In 1970, SGL sold G-L Microwave and bought Waber Electronics. A year later it added General Grinding Wheel Corp. to its metalworking portfolio and also bought the assets of United Chromium Corp. Although the acquisition pace fell off somewhat, SGL completed several more purchases in the 1970s, two of which moved the company into the automotive arena: Detroit's Batteries Manufacturing Company in 1974 and, in 1976, Auburn Spark Plug Company, maker of sparkplugs and igniters used in aircraft and industrial applications. Other acquisitions during the decade included Lube/Systems Corporation, Sculpta Glass Corporation, and the Grinding Wheel division of Michigan General Corp. in 1977. A year later SGL divested its graphics division, which was sold to Pittsburgh-based Pannier Corp.

SGL underwent a number of significant changes in the early 1980s. Lax died and his family sold back their shares in SGL to the company. Then in 1984, to avoid some confusion with Supermarkets General, which traded on the New York Stock Exchange under the SGL symbol, the company changed its name to SL Industries Inc. But according to Barron's, "A bigger reason for the switch is that the SL designation is simpler for marketing purposes. 'We could name a line of products the "SuperLine" and highlight the SL,' says [CEO John C.] Instone. 'That's just one idea we're considering.'" By now the company divided its businesses into four business groupings: electrical products, metalworking, plastics, and services. By far the largest contributor, accounting for more than half of the company's total revenues and the lion's share of profits, was electrical products, which included spark plugs and igniters, voltage-surge protectors, and multiple-electrical outlet strips.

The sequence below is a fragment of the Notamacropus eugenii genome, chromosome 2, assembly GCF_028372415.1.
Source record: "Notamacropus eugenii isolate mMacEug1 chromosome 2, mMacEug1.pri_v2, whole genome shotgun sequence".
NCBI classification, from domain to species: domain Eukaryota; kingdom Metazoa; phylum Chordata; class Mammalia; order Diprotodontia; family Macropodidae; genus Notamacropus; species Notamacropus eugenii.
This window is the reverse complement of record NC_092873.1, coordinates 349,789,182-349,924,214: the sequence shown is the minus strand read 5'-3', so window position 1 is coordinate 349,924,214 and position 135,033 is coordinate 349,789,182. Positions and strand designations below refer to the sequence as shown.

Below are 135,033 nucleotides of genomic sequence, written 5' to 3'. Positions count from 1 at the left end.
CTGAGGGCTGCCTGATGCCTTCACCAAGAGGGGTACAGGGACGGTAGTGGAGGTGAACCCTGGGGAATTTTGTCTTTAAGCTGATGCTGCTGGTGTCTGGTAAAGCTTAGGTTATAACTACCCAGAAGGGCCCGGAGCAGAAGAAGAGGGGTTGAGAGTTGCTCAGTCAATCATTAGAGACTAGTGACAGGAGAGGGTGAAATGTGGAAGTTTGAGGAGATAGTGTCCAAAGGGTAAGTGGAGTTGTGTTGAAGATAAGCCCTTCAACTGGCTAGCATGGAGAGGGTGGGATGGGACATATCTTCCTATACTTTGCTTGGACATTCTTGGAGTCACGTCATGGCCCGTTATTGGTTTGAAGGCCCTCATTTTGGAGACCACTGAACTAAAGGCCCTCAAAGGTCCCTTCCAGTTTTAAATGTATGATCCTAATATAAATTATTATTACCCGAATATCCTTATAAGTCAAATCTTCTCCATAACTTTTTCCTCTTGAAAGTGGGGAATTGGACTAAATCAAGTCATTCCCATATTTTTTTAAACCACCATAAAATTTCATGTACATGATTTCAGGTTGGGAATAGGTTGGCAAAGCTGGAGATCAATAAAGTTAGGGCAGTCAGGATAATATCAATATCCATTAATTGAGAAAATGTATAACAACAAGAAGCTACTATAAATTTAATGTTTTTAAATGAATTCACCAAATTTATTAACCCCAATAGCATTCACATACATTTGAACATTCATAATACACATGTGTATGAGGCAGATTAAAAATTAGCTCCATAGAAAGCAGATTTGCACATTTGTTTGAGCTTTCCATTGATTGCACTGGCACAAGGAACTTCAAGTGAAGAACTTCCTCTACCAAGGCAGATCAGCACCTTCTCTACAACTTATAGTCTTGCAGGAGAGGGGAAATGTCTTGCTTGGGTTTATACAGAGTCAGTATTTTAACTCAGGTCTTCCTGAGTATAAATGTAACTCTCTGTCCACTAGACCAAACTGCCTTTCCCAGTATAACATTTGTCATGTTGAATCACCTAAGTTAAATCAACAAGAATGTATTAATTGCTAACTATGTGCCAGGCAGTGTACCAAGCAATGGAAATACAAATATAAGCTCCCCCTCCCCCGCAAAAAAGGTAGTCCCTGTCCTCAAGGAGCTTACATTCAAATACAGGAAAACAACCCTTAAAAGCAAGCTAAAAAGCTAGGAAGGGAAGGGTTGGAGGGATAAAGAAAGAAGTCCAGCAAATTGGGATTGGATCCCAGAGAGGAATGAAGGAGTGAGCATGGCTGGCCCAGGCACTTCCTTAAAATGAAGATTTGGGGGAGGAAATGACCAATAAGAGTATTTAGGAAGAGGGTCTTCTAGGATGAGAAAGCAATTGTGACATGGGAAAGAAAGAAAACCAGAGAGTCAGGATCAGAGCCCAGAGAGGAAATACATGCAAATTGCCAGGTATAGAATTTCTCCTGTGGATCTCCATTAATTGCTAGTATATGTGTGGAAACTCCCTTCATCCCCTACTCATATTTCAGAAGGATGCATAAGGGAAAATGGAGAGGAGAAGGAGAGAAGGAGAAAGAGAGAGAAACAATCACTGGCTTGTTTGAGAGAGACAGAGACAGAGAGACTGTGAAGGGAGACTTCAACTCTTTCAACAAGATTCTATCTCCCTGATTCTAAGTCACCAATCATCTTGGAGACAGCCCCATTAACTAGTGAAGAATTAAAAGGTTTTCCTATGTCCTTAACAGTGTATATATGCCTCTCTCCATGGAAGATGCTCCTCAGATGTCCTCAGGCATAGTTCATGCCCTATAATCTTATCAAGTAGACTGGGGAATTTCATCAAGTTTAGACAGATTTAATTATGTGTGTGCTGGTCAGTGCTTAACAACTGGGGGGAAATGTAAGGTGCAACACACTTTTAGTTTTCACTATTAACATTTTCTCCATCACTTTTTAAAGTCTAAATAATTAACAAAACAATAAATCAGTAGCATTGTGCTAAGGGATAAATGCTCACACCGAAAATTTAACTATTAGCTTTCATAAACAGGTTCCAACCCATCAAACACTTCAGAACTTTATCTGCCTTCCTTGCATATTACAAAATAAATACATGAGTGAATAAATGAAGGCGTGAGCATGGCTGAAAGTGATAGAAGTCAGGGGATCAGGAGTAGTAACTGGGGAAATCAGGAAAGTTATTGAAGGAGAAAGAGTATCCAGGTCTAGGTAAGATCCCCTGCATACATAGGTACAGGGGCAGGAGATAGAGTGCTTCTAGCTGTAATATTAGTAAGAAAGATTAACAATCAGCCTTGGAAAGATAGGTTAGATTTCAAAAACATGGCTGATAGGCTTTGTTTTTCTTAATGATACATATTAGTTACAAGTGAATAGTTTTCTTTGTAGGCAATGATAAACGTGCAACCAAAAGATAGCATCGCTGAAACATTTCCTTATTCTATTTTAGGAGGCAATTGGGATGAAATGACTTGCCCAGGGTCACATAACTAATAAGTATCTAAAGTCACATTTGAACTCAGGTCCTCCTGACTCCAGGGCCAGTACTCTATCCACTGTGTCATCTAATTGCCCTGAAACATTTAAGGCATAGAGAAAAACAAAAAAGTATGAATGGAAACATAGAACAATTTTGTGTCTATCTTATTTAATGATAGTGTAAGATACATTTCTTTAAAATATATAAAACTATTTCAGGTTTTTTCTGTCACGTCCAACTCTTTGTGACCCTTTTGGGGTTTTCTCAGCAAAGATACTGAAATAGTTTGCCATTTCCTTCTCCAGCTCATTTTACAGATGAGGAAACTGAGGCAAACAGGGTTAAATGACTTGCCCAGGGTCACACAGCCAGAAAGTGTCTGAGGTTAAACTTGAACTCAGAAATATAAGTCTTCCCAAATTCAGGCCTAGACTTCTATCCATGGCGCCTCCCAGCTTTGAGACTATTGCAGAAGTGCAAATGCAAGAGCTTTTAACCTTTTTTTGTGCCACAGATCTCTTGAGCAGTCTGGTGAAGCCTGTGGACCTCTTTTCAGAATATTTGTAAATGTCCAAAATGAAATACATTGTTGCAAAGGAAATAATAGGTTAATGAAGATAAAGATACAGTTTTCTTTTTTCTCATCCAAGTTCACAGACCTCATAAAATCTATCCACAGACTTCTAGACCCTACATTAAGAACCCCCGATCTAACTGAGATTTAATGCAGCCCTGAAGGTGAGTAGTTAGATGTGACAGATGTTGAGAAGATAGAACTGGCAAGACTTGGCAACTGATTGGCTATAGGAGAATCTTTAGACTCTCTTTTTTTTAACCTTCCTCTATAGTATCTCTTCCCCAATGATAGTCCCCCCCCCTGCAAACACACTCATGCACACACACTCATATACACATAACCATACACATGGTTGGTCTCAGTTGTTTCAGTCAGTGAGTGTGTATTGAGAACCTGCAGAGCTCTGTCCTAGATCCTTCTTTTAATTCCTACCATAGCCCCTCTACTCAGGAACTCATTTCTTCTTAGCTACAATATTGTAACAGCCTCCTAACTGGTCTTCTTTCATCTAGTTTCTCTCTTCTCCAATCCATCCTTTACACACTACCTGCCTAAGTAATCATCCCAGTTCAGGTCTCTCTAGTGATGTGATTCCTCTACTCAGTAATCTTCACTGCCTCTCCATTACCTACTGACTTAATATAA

Numerous Assets Bought and Sold in the Mid-1980s

SL elected to exit some of the less promising businesses and buy into areas associated with emerging technologies. Hence, during the two-year period between January 1984 and January 1985, SL was involved in a flurry of buying and selling of assets. In January 1984 it sold its printed circuit division, and two months later divested B&S Screw Machine Products. In November of that year, S&L acquired New Rochelle Manufacturing, Inc. and its affiliate Dynagro Corp., involved in the manufacture of precision thermoplastic products. The Modern Creative division was sold in February 1985, followed by the sale of SL Homalite Corp. in May of the same year, and its Electronics division in August. SL also completed a pair of acquisitions in 1985, adding Montevideo Technology, Inc., producer of avionics components, and the aircraft spark plug product line of Allied Corporation's Autolite division. As a result, SL entered 1986 with a business mix that included electrical products, aviation, metalworking, and plastics, with electrical products and aviation contributing 65 percent of all sales. Now trading on the New York Stock Exchange, SL appeared to be well positioned for ongoing growth, and even moved its corporate headquarters to a new business center after years of dowdy accommodations. But the company was too dependent on defense industries, which went into decline in the late 1980s with the end of the Cold War as the Soviet Union and its Eastern European neighbors abandoned Communism. By the 1990s SL found itself struggling financially, no longer followed by investment analysts.